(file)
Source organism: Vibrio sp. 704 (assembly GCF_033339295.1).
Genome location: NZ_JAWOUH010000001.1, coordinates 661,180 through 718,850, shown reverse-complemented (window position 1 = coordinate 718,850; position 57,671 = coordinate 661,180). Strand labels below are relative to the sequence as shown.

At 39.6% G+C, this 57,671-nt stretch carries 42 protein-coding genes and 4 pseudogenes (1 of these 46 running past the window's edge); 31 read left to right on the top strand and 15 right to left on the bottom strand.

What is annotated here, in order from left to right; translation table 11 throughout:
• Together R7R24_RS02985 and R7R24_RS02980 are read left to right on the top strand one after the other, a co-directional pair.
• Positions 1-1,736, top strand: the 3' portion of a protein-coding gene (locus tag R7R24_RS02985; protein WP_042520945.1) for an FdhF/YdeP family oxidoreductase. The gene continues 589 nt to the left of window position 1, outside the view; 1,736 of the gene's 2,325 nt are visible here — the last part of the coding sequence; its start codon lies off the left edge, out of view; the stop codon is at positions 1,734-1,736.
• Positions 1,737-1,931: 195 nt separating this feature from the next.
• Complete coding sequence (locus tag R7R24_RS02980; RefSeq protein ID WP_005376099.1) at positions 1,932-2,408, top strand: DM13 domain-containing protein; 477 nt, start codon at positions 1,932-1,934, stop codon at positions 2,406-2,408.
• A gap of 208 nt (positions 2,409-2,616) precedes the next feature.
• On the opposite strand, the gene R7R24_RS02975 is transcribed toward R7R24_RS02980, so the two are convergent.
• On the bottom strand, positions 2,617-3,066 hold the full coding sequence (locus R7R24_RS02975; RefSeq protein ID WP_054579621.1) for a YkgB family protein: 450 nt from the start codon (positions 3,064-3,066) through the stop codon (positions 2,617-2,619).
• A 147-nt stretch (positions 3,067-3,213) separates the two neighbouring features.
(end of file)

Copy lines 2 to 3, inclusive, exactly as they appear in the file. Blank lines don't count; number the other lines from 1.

Genome location: NZ_JAWOUH010000001.1, coordinates 661,180 through 718,850, shown reverse-complemented (window position 1 = coordinate 718,850; position 57,671 = coordinate 661,180). Strand labels below are relative to the sequence as shown.

At 39.6% G+C, this 57,671-nt stretch carries 42 protein-coding genes and 4 pseudogenes (1 of these 46 running past the window's edge); 31 read left to right on the top strand and 15 right to left on the bottom strand.